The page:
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In simple terms, a humanitarian is a person who works for the welfare and development of others. Doing good is widely perceived as an act of charity; the concept of giving to a greater cause. However, is it always effective?
Very often the act of giving is seen as an end to the process of goodwill. What most people miss is that humanitarian work is a two way street. While designing programmes, laws, and policies, there are too many closed door discussions, and therefore opinions and ideas don’t always strike a chord with the people they are meant for. There is a gap between what is designed and what is really needed.
How do we address this gap? Listen to people; their opinions, voices, dreams, and vision. By keeping people at the centre of everything, We are building a trusted relationship with them, and listening is one of the best ways to show that you care.
At Terre des Hommes Netherlands in Asia, we work towards this very ethos in all our efforts to address child exploitation. We have learnt that placing children at the centre of our efforts, and giving them a platform to speak up proves to be extremely effective. We recommend designing programmes in consultation with children and communities. There is a need to co-create solutions with those concerned. This brings about child and community-led efforts where people take ownership of their own development.
We work by celebrating children and their voices. During the humanitarian month of August, we organised art events for our children across some of our countries of operation in the Asia region – The Philippines, Bangladesh, Nepal and India. Across the four countries, more than 60 children gathered and painted their vision of ‘freedom from exploitation’ using our new brand colour palette which reflects inclusion and freedom of choices.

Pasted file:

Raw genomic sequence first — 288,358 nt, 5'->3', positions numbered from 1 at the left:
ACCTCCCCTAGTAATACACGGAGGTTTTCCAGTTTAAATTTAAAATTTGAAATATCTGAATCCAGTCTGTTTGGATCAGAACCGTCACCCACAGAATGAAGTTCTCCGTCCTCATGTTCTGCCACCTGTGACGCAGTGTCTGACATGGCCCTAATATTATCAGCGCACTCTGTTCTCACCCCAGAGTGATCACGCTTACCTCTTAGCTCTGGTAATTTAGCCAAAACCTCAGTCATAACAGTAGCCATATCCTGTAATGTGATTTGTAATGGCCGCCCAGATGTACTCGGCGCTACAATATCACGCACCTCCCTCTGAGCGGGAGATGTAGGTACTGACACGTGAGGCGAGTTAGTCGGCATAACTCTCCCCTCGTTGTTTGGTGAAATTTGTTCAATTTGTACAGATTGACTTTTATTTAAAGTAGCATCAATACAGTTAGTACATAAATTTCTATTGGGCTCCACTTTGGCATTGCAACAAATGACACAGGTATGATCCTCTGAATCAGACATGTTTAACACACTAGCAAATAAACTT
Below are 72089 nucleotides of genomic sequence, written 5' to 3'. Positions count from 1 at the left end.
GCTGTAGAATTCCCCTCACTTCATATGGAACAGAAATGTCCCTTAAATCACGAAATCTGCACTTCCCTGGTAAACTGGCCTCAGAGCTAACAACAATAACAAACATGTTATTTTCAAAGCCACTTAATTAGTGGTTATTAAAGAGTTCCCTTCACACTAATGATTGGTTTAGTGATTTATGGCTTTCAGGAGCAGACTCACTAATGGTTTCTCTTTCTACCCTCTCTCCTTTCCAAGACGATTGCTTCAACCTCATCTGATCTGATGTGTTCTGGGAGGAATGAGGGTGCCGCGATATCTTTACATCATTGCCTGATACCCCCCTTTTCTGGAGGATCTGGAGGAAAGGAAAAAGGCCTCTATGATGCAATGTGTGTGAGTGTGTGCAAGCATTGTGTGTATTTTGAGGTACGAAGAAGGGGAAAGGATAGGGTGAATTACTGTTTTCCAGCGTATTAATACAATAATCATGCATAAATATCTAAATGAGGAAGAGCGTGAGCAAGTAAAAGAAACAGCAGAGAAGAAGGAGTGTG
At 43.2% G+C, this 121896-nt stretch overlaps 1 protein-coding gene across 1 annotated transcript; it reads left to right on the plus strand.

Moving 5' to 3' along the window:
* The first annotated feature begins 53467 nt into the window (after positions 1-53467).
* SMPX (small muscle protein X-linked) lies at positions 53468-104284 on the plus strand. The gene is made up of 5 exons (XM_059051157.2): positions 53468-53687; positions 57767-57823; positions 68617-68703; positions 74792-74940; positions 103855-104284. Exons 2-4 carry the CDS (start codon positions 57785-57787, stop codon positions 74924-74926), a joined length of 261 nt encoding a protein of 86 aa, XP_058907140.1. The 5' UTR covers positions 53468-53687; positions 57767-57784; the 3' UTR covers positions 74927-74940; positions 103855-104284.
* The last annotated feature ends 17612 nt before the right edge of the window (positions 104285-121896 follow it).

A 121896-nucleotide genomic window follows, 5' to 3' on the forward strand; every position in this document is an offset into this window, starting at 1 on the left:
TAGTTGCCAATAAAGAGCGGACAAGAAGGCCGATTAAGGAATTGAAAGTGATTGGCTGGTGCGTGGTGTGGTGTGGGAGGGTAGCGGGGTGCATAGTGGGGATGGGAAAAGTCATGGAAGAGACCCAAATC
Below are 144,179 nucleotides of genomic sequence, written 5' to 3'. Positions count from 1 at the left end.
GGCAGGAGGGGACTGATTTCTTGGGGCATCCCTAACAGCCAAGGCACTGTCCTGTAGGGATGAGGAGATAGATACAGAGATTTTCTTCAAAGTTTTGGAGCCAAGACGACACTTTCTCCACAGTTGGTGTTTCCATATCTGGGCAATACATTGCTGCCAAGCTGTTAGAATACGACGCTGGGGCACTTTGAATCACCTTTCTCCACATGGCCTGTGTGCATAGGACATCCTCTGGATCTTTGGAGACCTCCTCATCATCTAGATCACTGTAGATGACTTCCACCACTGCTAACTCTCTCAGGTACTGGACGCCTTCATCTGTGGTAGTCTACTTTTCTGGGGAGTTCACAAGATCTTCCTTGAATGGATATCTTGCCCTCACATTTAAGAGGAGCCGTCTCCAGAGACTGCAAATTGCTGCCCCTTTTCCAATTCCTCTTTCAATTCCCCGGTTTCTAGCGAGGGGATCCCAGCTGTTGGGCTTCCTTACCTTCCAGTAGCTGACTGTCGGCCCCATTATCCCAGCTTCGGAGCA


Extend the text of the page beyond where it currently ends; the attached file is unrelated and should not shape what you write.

For instance, Sara* from the Philippines sees freedom from exploitation as a child on the upper end of a see-saw holding a balloon with her parents working hard at the bottom to keep her on top. Malini* from India views her freedom as three girls flying a kite on a beautiful starry night. Cambodia’s Chea* drew himself a house and a car which drove into the sunset, and Salim* from Bangladesh drew a parallel between a sad child working and a happy child in school on either side of the canvas. All the children who participated are vulnerable to exploitation and their creative expression gives us an insight into their thinking, and their notion of a protected and happy life.
We plan to further showcase these works of art to government authorities to ensure that they align with children’s ideologies. We will also incorporate these drawings into our programmatic decisions. As humanitarians, we reaffirm our resolve to ensure that all children irrespective of geography, ideology, gender, ethnicity, and economic status are protected from exploitation and grow up in safe environments.
*Names changed to protect identity